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Über dieses Buch

Why This Book: The theory of von Neumann algebras has been growing in leaps and bounds in the last 20 years. It has always had strong connections with ergodic theory and mathematical physics. It is now beginning to make contact with other areas such as differential geometry and K-Theory. There seems to be a strong case for putting together a book which (a) introduces a reader to some of the basic theory needed to appreciate the recent advances, without getting bogged down by too much technical detail; (b) makes minimal assumptions on the reader's background; and (c) is small enough in size to not test the stamina and patience of the reader. This book tries to meet these requirements. In any case, it is just what its title proclaims it to be -- an invitation to the exciting world of von Neumann algebras. It is hoped that after perusing this book, the reader might be tempted to fill in the numerous (and technically, capacious) gaps in this exposition, and to delve further into the depths of the theory. For the expert, it suffices to mention here that after some preliminaries, the book commences with the Murray - von Neumann classification of factors, proceeds through the basic modular theory to the III). classification of Connes, and concludes with a discussion of crossed-products, Krieger's ratio set, examples of factors, and Takesaki's duality theorem.

Inhaltsverzeichnis

Frontmatter

Chapter 0. Introduction

Abstract
As the title suggests, this chapter is devoted to developing some of the basic technical results needed in the theory, and may be safely omitted by the expert. The first section establishes some of the notation employed throughout the book and lists, without proof, the basic facts concerning operators on Hilbert space. The next section establishes the “non-commutative analogue” of the classical results \( c_0^* = \ell ^1 \,{\text{and}}\,(\ell ^1 )* = \ell ^\infty \) -- null-convergent, summable, and bounded sequences being replaced by compact, trace-class and bounded operators respectively.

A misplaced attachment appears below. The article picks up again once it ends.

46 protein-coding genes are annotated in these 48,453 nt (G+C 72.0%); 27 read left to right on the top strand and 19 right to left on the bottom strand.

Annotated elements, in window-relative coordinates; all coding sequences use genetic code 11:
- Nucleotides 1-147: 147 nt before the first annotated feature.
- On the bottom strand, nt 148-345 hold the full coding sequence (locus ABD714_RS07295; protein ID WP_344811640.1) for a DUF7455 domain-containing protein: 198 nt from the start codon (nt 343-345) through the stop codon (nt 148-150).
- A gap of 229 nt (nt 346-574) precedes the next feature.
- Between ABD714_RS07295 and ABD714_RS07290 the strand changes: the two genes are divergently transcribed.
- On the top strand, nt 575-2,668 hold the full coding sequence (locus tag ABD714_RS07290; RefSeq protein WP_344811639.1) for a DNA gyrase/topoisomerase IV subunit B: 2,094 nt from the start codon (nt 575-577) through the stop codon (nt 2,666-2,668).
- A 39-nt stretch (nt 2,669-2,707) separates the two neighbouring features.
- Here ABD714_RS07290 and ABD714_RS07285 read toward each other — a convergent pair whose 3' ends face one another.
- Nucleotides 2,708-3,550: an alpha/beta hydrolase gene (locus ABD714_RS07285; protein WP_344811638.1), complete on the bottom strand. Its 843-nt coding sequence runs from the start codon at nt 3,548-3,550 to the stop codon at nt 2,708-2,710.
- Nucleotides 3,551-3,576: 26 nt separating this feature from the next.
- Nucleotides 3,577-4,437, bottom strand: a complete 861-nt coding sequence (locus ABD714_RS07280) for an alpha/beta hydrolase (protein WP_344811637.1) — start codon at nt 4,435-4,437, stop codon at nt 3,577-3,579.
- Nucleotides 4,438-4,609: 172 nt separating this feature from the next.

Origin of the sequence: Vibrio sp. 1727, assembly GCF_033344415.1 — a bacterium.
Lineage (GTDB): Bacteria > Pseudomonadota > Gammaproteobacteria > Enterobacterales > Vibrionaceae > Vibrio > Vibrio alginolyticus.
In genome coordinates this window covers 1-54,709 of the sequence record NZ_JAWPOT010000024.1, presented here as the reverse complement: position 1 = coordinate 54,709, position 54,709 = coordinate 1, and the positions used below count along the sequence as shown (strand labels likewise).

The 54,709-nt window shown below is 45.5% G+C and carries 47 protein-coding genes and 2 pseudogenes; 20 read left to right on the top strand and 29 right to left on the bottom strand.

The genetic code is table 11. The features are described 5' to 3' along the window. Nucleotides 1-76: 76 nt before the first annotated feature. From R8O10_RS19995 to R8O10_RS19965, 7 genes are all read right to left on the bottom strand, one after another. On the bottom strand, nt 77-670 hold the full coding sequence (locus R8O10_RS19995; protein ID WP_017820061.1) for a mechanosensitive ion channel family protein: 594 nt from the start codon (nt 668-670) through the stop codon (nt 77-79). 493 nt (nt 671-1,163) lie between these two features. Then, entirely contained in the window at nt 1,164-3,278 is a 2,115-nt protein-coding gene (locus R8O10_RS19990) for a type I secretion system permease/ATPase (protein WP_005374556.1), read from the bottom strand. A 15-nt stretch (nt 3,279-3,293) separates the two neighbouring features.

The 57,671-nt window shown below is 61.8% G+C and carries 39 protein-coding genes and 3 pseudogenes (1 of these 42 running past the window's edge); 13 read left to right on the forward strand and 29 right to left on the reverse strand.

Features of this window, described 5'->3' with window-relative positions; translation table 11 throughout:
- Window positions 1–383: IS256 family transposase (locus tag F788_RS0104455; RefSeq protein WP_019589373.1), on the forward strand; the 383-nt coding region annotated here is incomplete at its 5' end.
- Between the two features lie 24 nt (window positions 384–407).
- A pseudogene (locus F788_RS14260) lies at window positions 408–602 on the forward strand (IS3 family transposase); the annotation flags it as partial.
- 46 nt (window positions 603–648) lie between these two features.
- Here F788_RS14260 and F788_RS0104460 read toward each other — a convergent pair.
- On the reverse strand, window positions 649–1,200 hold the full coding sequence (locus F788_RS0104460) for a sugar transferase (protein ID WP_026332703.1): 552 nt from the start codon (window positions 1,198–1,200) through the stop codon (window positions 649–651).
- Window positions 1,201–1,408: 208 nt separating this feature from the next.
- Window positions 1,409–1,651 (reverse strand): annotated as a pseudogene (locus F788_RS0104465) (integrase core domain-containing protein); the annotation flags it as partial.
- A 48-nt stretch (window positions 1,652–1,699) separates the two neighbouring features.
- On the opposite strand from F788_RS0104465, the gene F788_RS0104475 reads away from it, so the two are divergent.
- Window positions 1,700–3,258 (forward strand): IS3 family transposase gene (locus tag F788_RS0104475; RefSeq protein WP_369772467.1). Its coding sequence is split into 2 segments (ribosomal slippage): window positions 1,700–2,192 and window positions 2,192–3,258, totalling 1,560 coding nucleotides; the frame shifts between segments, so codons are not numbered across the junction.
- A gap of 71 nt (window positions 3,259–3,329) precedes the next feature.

V. S. Sunder

Chapter 1. The Murray — Von Neumann Classification of Factors

Abstract
The notion of unitary equivalence, while being most natural, has the disadvantage of not being additive in the following sense: if e1, e2, f1 and f2 are Projections such that ei is unitarily equivalent to fi, for i = 1,2, and if e1e2 and f1f2, it is not necessarily true that e1 + e2 is unitarily equivalent to f1 + f2. This problem disappears if, more generally, one considers two projections as being equivalent if their ranges are the initial and final spaces of a partial isometry. This equivalence, when all the operators concerned -- the projections as well as the partial isometry -- are required to come from a given factor M, is the subject of Section 1.1, where the crucial result is that, with respect to a natural order, the set of equivalence classes of the projections in a factor is totally ordered. The next section examines finite projections -- those not equivalent to proper subprojections; the main result being that finiteness is preserved under taking finite suprema. The final section, via a quantitative analysis of the order relation discussed earlier, effects a primary classification of factors into three types. The principal tool used is called a ‘relative dimension function’ by Murray and von Neumann.
V. S. Sunder

Chapter 2. The Tomita-Takesaki Theory

Abstract
Section 2.1 discusses the following question (which, in the case M = L (X, F) with μ finite, is answered affirmatively by the existence of the Lebesgue integral): if m: P(M) → [0,1] is countably additive in the sense that
$$ m\left[ {\mathop{V}\limits_{{n = 1}}^{\infty } {e_n}} \right] = \sum\limits_{{n = 1}}^{\infty } {m({e_n})} $$
for any countable collection of pairwise orthogonal projections in M, does m extend to a linear functional on M which is well-behaved under monotone convergence?
V. S. Sunder

Chapter 3. The Connes Classification of Type III Factors

Abstract
The first section discusses the extent to which the modular group σ ϕ depends upon the fns weight σ ϕ . The precise description is the unitary cocycle theorem of Connes, which says, loosely, that modulo the group of inner automorphisms of M, the modular group σ ϕ is independent of σ ϕ .
V. S. Sunder

Chapter 4. Crossed-Products

Abstract
The crossed-product construction was first employed by Murray and von Neumann to exhibit examples of factors of types I, II and III. The set-up is as follows: one starts with a dynamical system (M,G,α) -- with G not necessarily abelian -- and constructs an associated von Neumann algebra M (usually denoted by Mα G) on a larger Hilbert space H.
V. S. Sunder

Backmatter

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